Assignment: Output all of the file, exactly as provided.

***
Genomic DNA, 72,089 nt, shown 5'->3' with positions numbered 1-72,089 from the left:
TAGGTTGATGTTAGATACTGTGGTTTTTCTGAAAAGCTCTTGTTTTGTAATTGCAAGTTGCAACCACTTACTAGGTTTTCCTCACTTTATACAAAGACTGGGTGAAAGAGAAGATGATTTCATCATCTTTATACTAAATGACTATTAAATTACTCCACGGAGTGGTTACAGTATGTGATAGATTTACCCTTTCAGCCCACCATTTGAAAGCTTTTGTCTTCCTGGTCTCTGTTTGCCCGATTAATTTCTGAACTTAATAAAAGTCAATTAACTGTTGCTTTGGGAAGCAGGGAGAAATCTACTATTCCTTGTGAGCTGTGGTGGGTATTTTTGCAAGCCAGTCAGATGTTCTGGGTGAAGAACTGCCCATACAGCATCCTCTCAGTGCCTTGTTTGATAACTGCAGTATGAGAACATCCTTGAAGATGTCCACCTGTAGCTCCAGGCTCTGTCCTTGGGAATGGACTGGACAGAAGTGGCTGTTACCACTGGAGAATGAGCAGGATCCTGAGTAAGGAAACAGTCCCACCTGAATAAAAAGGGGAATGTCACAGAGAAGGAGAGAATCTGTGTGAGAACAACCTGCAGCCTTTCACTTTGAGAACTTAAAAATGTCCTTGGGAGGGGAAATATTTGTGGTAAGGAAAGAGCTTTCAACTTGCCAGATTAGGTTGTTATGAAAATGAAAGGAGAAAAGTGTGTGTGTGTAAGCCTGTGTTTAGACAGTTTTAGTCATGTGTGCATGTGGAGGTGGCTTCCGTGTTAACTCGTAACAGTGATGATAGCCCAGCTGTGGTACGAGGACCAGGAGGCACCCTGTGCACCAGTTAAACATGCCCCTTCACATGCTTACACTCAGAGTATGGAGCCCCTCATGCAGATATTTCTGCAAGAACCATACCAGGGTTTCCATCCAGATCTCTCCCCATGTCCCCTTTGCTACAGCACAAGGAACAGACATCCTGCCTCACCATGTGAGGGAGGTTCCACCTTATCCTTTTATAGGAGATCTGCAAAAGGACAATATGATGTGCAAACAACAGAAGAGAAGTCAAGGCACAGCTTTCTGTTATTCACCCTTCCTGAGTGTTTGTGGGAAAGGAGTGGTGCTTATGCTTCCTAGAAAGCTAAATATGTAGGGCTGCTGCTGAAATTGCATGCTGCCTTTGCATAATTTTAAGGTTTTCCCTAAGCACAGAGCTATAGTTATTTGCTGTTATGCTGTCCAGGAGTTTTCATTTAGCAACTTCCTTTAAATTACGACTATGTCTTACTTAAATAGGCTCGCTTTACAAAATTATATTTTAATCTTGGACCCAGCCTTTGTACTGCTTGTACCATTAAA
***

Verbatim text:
Genomic DNA, 72,089 nt, shown 5'->3' with positions numbered 1-72,089 from the left:
TAGGTTGATGTTAGATACTGTGGTTTTTCTGAAAAGCTCTTGTTTTGTAATTGCAAGTTGCAACCACTTACTAGGTTTTCCTCACTTTATACAAAGACTGGGTGAAAGAGAAGATGATTTCATCATCTTTATACTAAATGACTATTAAATTACTCCACGGAGTGGTTACAGTATGTGATAGATTTACCCTTTCAGCCCACCATTTGAAAGCTTTTGTCTTCCTGGTCTCTGTTTGCCCGATTAATTTCTGAACTTAATAAAAGTCAATTAACTGTTGCTTTGGGAAGCAGGGAGAAATCTACTATTCCTTGTGAGCTGTGGTGGGTATTTTTGCAAGCCAGTCAGATGTTCTGGGTGAAGAACTGCCCATACAGCATCCTCTCAGTGCCTTGTTTGATAACTGCAGTATGAGAACATCCTTGAAGATGTCCACCTGTAGCTCCAGGCTCTGTCCTTGGGAATGGACTGGACAGAAGTGGCTGTTACCACTGGAGAATGAGCAGGATCCTGAGTAAGGAAACAGTCCCACCTGAATAAAAAGGGGAATGTCACAGAGAAGGAGAGAATCTGTGTGAGAACAACCTGCAGCCTTTCACTTTGAGAACTTAAAAATGTCCTTGGGAGGGGAAATATTTGTGGTAAGGAAAGAGCTTTCAACTTGCCAGATTAGGTTGTTATGAAAATGAAAGGAGAAAAGTGTGTGTGTGTAAGCCTGTGTTTAGACAGTTTTAGTCATGTGTGCATGTGGAGGTGGCTTCCGTGTTAACTCGTAACAGTGATGATAGCCCAGCTGTGGTACGAGGACCAGGAGGCACCCTGTGCACCAGTTAAACATGCCCCTTCACATGCTTACACTCAGAGTATGGAGCCCCTCATGCAGATATTTCTGCAAGAACCATACCAGGGTTTCCATCCAGATCTCTCCCCATGTCCCCTTTGCTACAGCACAAGGAACAGACATCCTGCCTCACCATGTGAGGGAGGTTCCACCTTATCCTTTTATAGGAGATCTGCAAAAGGACAATATGATGTGCAAACAACAGAAGAGAAGTCAAGGCACAGCTTTCTGTTATTCACCCTTCCTGAGTGTTTGTGGGAAAGGAGTGGTGCTTATGCTTCCTAGAAAGCTAAATATGTAGGGCTGCTGCTGAAATTGCATGCTGCCTTTGCATAATTTTAAGGTTTTCCCTAAGCACAGAGCTATAGTTATTTGCTGTTATGCTGTCCAGGAGTTTTCATTTAGCAACTTCCTTTAAATTACGACTATGTCTTACTTAAATAGGCTCGCTTTACAAAATTATATTTTAATCTTGGACCCAGCCTTTGTACTGCTTGTACCATTAAA